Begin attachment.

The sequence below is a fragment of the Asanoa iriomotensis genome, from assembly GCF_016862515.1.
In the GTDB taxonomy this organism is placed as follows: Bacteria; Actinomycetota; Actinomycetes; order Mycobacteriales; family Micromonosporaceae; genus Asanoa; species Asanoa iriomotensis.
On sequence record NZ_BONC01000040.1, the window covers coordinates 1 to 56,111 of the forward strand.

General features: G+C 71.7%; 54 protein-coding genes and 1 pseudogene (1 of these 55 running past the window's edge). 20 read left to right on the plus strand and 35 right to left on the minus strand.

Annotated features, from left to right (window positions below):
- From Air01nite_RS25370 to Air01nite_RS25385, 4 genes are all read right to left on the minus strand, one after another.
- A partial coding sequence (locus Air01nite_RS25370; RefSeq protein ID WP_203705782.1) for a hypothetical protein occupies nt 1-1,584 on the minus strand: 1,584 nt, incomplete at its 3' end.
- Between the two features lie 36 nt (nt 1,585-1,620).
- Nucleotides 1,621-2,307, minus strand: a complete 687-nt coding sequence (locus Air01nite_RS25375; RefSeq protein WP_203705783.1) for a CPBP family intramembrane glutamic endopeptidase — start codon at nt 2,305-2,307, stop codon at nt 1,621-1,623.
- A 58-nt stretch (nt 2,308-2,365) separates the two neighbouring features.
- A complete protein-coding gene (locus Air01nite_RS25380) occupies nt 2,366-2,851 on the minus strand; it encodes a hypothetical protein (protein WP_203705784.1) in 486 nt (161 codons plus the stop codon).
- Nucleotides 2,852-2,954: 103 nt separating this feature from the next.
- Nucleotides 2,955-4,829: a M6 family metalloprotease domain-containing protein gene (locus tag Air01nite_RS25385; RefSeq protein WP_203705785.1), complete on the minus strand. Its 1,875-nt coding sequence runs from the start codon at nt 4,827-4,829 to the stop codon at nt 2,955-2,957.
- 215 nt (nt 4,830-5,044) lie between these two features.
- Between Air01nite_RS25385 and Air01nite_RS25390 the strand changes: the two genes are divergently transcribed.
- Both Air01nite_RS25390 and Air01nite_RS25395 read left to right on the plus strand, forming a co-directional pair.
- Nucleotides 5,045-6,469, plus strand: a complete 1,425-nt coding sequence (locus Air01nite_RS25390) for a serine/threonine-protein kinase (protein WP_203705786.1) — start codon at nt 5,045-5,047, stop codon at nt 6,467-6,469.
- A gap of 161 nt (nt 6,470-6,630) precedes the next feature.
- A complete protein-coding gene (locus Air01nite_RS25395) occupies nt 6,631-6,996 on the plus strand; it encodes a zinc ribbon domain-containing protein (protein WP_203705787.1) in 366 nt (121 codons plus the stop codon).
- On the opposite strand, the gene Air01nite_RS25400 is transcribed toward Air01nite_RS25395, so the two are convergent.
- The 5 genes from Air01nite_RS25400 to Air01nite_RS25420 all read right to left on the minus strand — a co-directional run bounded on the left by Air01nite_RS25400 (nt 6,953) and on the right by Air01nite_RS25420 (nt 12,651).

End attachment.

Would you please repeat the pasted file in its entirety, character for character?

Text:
The sequence below is a fragment of the Asanoa iriomotensis genome, from assembly GCF_016862515.1.
In the GTDB taxonomy this organism is placed as follows: Bacteria; Actinomycetota; Actinomycetes; order Mycobacteriales; family Micromonosporaceae; genus Asanoa; species Asanoa iriomotensis.
On sequence record NZ_BONC01000040.1, the window covers coordinates 1 to 56,111 of the forward strand.

General features: G+C 71.7%; 54 protein-coding genes and 1 pseudogene (1 of these 55 running past the window's edge). 20 read left to right on the plus strand and 35 right to left on the minus strand.

Annotated features, from left to right (window positions below):
- From Air01nite_RS25370 to Air01nite_RS25385, 4 genes are all read right to left on the minus strand, one after another.
- A partial coding sequence (locus Air01nite_RS25370; RefSeq protein ID WP_203705782.1) for a hypothetical protein occupies nt 1-1,584 on the minus strand: 1,584 nt, incomplete at its 3' end.
- Between the two features lie 36 nt (nt 1,585-1,620).
- Nucleotides 1,621-2,307, minus strand: a complete 687-nt coding sequence (locus Air01nite_RS25375; RefSeq protein WP_203705783.1) for a CPBP family intramembrane glutamic endopeptidase — start codon at nt 2,305-2,307, stop codon at nt 1,621-1,623.
- A 58-nt stretch (nt 2,308-2,365) separates the two neighbouring features.
- A complete protein-coding gene (locus Air01nite_RS25380) occupies nt 2,366-2,851 on the minus strand; it encodes a hypothetical protein (protein WP_203705784.1) in 486 nt (161 codons plus the stop codon).
- Nucleotides 2,852-2,954: 103 nt separating this feature from the next.
- Nucleotides 2,955-4,829: a M6 family metalloprotease domain-containing protein gene (locus tag Air01nite_RS25385; RefSeq protein WP_203705785.1), complete on the minus strand. Its 1,875-nt coding sequence runs from the start codon at nt 4,827-4,829 to the stop codon at nt 2,955-2,957.
- 215 nt (nt 4,830-5,044) lie between these two features.
- Between Air01nite_RS25385 and Air01nite_RS25390 the strand changes: the two genes are divergently transcribed.
- Both Air01nite_RS25390 and Air01nite_RS25395 read left to right on the plus strand, forming a co-directional pair.
- Nucleotides 5,045-6,469, plus strand: a complete 1,425-nt coding sequence (locus Air01nite_RS25390) for a serine/threonine-protein kinase (protein WP_203705786.1) — start codon at nt 5,045-5,047, stop codon at nt 6,467-6,469.
- A gap of 161 nt (nt 6,470-6,630) precedes the next feature.
- A complete protein-coding gene (locus Air01nite_RS25395) occupies nt 6,631-6,996 on the plus strand; it encodes a zinc ribbon domain-containing protein (protein WP_203705787.1) in 366 nt (121 codons plus the stop codon).
- On the opposite strand, the gene Air01nite_RS25400 is transcribed toward Air01nite_RS25395, so the two are convergent.
- The 5 genes from Air01nite_RS25400 to Air01nite_RS25420 all read right to left on the minus strand — a co-directional run bounded on the left by Air01nite_RS25400 (nt 6,953) and on the right by Air01nite_RS25420 (nt 12,651).